JURISDICTION
The Fair Administrative Actions Act at Section 7. (1) provides that: Any person who is aggrieved by an administrative action or decision may apply for review of the administrative action or decision to(a) a court in accordance with section 8; or (b) a tribunal in exercise of its jurisdiction conferred in that regard under any written law.
Section 9 (1) Subject to subsection (2), a person who is aggrieved by an administrative action may, without unreasonable delay, apply for judicial review of any administrative action to the High Court or to a subordinate court upon which original jurisdiction is conferred pursuant to Article 22(3) of the Constitution.
Grounds for Judicial Review
Previously derived from common law – ultra vires, illegality, irrationality, unreasonableness
Post 2010 – Based on constitutional provisions, common law and Statute. Section 7(2) A court or tribunal under subsection (1) may review an administrative action or decision, if(a) the person who made the decision
(i) was not authorized to do so by the empowering provision;
(ii) acted in excess of jurisdiction or power conferred under any written law;
(iii) acted pursuant to delegated power in contravention of any law prohibiting such delegation;
(iv) was biased or may reasonably be suspected of bias; or
(v) denied the person to whom the administrative action or decision relates,
(a) reasonable opportunity to state the person's case;
(b) a mandatory and material procedure or condition prescribed by an empowering provision was not complied with;
(c) the action or decision was procedurally unfair;
(d) the action or decision was materially influenced by an error of law;
(e) the administrative action or decision in issue was taken with an ulterior motive or purpose calculated to prejudice the legal rights of the applicant;
(f) the administrator failed to take into account relevant considerations;
(g) the administrator acted on the direction of a person or body not authorised or empowered by any written law to give such directions;
(h) the administrative action or decision was made in bad faith;
(i) the administrative action or decision is not rationally connected to the purpose for which it was taken; (ii) the purpose of the empowering provision; (iii) the information before the administrator; or (iv) the reasons given for it by the administrator; (j) there was an abuse of discretion, unreasonable delay or failure to act in discharge of a duty imposed under any written law; (k) the administrative action or decision is unreasonable; (l) the administrative action or decision is not proportionate to the interests or rights affected; (m) the administrative action or decision violates the legitimate expectations of the person to whom it relates; (n) the administrative action or decision is unfair; or (o) the administrative action or decision is taken or made in abuse of power.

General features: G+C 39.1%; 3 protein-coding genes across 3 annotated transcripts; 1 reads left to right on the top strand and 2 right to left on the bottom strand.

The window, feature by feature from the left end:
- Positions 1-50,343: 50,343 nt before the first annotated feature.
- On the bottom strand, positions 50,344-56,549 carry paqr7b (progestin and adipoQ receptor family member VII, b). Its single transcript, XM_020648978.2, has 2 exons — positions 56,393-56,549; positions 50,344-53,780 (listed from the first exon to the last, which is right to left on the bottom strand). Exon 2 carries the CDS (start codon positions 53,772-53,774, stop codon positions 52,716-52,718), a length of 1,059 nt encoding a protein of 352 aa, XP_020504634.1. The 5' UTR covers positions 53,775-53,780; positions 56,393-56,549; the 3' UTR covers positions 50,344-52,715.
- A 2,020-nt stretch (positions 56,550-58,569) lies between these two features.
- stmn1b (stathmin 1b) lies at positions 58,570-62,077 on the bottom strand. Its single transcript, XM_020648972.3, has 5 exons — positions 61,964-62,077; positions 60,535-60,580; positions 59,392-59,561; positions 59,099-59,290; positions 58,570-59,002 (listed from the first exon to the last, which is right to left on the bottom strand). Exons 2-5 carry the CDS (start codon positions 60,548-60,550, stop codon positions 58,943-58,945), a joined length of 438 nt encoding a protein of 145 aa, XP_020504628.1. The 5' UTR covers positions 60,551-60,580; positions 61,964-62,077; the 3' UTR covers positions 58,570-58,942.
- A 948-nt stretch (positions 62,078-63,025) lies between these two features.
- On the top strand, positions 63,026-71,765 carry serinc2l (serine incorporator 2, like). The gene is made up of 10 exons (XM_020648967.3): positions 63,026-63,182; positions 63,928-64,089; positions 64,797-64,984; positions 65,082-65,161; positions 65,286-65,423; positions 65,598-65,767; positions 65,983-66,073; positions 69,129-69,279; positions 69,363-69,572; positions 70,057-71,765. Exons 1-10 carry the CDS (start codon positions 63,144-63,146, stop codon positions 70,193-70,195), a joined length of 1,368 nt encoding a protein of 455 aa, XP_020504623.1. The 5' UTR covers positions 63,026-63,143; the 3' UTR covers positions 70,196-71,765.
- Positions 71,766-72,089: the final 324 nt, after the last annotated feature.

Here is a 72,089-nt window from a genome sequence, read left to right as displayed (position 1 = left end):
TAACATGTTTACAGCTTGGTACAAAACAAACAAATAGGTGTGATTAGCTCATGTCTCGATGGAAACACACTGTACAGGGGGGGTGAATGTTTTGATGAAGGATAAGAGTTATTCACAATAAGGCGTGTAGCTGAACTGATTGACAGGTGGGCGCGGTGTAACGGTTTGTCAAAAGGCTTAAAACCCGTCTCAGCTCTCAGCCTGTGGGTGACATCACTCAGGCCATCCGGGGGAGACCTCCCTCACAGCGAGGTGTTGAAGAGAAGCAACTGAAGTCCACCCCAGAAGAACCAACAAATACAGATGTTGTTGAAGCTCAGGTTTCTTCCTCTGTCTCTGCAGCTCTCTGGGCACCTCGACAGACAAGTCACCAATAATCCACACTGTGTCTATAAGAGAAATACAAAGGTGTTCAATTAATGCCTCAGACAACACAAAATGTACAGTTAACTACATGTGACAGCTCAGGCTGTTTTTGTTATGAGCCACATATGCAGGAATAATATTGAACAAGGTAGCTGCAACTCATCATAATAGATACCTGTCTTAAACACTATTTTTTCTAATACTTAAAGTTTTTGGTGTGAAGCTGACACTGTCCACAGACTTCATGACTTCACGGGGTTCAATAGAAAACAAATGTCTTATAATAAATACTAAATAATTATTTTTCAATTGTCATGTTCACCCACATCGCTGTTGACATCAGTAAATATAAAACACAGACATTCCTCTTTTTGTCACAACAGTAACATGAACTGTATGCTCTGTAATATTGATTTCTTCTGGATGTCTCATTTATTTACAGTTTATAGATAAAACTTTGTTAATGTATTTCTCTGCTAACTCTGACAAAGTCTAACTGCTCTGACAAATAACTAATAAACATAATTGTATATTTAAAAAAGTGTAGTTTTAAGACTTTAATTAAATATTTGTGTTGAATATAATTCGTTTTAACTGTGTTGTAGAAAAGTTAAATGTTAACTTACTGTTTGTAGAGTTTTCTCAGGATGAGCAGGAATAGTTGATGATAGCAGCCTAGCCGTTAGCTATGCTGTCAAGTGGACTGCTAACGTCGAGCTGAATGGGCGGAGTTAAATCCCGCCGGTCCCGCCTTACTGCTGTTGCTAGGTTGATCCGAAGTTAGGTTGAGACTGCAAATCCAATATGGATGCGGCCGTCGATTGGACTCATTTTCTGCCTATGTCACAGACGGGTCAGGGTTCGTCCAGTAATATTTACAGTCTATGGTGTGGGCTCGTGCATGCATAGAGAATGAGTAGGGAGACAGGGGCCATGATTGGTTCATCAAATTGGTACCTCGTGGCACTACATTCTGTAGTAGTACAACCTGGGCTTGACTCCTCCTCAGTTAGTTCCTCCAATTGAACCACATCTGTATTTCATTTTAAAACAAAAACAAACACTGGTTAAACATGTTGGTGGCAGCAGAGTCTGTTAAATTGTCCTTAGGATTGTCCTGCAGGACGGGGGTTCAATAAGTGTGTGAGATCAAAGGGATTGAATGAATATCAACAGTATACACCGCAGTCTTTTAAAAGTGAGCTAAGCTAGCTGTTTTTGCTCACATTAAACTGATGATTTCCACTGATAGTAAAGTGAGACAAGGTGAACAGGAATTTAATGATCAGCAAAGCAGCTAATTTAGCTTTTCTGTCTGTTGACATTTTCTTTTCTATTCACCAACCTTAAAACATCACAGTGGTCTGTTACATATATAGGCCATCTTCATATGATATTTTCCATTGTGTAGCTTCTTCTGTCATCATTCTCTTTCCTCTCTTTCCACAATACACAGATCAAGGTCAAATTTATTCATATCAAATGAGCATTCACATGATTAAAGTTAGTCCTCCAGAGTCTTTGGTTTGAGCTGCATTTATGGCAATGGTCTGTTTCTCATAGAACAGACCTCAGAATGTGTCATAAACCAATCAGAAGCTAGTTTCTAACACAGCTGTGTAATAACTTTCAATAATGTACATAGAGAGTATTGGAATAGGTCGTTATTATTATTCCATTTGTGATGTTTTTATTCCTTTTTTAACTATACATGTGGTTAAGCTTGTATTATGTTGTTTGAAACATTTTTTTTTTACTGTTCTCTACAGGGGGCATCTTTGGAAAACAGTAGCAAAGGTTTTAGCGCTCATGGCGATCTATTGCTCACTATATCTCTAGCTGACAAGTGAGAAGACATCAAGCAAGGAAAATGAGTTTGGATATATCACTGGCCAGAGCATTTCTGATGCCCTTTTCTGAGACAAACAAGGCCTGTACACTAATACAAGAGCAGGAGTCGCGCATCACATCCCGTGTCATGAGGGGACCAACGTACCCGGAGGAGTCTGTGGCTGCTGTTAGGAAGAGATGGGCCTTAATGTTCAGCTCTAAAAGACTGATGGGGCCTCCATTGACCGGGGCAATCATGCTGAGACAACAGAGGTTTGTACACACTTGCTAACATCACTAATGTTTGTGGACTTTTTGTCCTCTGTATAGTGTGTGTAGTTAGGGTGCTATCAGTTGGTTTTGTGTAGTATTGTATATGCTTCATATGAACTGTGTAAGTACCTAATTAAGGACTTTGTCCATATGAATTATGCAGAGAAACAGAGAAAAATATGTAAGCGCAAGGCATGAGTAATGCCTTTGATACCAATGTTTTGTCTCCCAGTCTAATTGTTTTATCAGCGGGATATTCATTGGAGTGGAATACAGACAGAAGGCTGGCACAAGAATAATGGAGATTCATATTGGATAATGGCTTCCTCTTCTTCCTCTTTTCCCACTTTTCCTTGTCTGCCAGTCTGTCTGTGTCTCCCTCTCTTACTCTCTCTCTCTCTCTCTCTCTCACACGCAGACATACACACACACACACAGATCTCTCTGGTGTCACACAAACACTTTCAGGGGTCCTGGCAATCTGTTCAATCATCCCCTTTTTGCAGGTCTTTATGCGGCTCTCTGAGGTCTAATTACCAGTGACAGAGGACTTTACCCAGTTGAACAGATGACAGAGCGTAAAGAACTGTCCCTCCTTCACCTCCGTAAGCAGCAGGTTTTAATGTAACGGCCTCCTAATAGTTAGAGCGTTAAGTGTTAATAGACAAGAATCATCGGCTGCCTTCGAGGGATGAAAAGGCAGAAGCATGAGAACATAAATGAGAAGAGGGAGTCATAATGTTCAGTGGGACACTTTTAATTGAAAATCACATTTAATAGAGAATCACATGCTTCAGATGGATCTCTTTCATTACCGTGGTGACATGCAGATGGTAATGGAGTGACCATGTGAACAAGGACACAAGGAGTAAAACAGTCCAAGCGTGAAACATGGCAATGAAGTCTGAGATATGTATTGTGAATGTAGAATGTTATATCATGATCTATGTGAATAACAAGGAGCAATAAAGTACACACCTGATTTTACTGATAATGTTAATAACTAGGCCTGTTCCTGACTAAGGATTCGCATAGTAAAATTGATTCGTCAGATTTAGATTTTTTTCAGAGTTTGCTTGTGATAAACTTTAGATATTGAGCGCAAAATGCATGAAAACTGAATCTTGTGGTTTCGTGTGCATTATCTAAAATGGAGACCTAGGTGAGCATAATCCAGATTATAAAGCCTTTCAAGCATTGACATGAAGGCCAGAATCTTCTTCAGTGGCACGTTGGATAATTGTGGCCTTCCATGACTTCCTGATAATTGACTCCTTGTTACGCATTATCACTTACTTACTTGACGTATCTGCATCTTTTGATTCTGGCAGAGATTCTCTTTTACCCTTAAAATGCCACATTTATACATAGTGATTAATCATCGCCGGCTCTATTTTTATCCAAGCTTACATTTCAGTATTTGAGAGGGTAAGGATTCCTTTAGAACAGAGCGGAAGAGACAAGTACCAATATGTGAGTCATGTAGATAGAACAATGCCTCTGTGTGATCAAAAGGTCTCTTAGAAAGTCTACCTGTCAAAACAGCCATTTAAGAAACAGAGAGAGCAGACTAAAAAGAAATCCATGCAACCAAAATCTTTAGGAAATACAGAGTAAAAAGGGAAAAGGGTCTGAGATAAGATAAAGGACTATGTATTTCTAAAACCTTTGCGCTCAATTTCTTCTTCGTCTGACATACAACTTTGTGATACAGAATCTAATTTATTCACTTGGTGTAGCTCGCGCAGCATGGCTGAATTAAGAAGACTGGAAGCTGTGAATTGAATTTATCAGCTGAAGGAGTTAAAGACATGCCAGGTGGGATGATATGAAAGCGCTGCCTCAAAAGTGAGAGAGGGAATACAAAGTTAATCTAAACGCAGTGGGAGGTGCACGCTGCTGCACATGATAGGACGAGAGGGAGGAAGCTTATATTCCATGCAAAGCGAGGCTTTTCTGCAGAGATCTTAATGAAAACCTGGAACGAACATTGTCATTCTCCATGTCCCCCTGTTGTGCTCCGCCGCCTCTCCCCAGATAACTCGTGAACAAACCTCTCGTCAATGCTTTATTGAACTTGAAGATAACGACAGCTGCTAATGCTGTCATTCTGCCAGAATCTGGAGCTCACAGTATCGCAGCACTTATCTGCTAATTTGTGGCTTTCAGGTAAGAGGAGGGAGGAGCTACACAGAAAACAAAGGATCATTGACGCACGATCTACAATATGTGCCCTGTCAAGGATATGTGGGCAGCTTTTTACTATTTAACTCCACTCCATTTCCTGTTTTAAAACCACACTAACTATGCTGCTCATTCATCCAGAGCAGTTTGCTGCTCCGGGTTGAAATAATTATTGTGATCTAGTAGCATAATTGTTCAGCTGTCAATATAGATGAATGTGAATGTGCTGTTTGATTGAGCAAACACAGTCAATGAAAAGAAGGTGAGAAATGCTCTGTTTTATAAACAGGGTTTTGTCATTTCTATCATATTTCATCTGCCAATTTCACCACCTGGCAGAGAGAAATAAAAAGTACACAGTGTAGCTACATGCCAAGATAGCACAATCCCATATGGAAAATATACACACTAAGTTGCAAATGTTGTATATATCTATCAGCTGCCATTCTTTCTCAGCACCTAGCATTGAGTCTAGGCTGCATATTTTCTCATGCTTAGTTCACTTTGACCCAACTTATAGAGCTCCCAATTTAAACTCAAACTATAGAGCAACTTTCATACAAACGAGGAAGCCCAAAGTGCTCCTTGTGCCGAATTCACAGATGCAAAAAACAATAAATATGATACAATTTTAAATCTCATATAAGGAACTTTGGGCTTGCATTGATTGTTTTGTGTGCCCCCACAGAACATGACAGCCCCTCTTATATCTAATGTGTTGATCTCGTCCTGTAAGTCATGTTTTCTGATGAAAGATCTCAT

Statutory Time-Frame for determination of Judicial Review Applications
An application for the review of an administrative action or an appeal under this Act shall be determined within ninety days of filing the application
Exhaustion of all alternative remedies
Section 9 (2) The High Court or a subordinate court under subsection (1) shall not review an administrative action or decision under this Act unless the mechanisms including internal mechanisms for appeal or review and all remedies available under any other written law are first exhausted
(3) The High Court or a subordinate Court shall, if it is not satisfied that the remedies referred to in subsection (2) have been exhausted, direct that applicant shall first exhaust such remedy before instituting proceedings under sub-section (1).
(4) Notwithstanding subsection (3), the High Court or a subordinate Court may, in exceptional circumstances and on application by the applicant, exempt such person from the obligation to exhaust any remedy if the court considers such exemption to be in the interest of justice.
(5) A person aggrieved by an order made in the exercise of the judicial review jurisdiction of the High Court may appeal to the Court of Appeal
Ouster Clauses